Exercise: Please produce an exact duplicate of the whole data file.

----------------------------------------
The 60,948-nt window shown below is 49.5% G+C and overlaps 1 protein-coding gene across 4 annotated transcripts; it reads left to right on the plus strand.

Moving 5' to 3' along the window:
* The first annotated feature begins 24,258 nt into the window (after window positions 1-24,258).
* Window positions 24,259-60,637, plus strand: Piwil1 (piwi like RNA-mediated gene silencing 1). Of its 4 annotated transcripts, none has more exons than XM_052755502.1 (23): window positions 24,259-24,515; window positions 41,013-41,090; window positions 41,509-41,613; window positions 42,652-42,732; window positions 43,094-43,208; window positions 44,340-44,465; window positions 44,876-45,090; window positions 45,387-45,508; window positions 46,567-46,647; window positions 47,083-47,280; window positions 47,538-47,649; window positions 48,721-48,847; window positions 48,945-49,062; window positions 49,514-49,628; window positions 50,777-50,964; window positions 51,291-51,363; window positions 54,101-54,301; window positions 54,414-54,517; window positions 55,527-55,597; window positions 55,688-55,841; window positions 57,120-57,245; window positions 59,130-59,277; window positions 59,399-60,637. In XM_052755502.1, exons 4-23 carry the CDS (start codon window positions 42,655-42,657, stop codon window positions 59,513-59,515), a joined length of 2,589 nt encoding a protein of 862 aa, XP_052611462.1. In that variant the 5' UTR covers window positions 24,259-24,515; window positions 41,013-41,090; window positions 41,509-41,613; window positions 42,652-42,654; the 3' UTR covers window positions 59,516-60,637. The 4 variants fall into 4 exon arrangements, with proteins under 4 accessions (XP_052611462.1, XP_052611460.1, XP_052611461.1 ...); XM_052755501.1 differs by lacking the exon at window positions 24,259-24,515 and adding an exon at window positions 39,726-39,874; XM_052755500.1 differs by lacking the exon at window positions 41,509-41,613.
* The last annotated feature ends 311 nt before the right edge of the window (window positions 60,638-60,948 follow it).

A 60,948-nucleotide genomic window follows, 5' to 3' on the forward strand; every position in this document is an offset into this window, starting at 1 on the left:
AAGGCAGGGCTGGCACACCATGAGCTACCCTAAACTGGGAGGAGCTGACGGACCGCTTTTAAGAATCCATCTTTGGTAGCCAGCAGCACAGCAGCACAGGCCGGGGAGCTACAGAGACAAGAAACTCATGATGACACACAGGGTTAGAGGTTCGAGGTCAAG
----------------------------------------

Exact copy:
The 60,948-nt window shown below is 49.5% G+C and overlaps 1 protein-coding gene across 4 annotated transcripts; it reads left to right on the plus strand.

Moving 5' to 3' along the window:
* The first annotated feature begins 24,258 nt into the window (after window positions 1-24,258).
* Window positions 24,259-60,637, plus strand: Piwil1 (piwi like RNA-mediated gene silencing 1). Of its 4 annotated transcripts, none has more exons than XM_052755502.1 (23): window positions 24,259-24,515; window positions 41,013-41,090; window positions 41,509-41,613; window positions 42,652-42,732; window positions 43,094-43,208; window positions 44,340-44,465; window positions 44,876-45,090; window positions 45,387-45,508; window positions 46,567-46,647; window positions 47,083-47,280; window positions 47,538-47,649; window positions 48,721-48,847; window positions 48,945-49,062; window positions 49,514-49,628; window positions 50,777-50,964; window positions 51,291-51,363; window positions 54,101-54,301; window positions 54,414-54,517; window positions 55,527-55,597; window positions 55,688-55,841; window positions 57,120-57,245; window positions 59,130-59,277; window positions 59,399-60,637. In XM_052755502.1, exons 4-23 carry the CDS (start codon window positions 42,655-42,657, stop codon window positions 59,513-59,515), a joined length of 2,589 nt encoding a protein of 862 aa, XP_052611462.1. In that variant the 5' UTR covers window positions 24,259-24,515; window positions 41,013-41,090; window positions 41,509-41,613; window positions 42,652-42,654; the 3' UTR covers window positions 59,516-60,637. The 4 variants fall into 4 exon arrangements, with proteins under 4 accessions (XP_052611462.1, XP_052611460.1, XP_052611461.1 ...); XM_052755501.1 differs by lacking the exon at window positions 24,259-24,515 and adding an exon at window positions 39,726-39,874; XM_052755500.1 differs by lacking the exon at window positions 41,509-41,613.
* The last annotated feature ends 311 nt before the right edge of the window (window positions 60,638-60,948 follow it).

A 60,948-nucleotide genomic window follows, 5' to 3' on the forward strand; every position in this document is an offset into this window, starting at 1 on the left:
AAGGCAGGGCTGGCACACCATGAGCTACCCTAAACTGGGAGGAGCTGACGGACCGCTTTTAAGAATCCATCTTTGGTAGCCAGCAGCACAGCAGCACAGGCCGGGGAGCTACAGAGACAAGAAACTCATGATGACACACAGGGTTAGAGGTTCGAGGTCAAG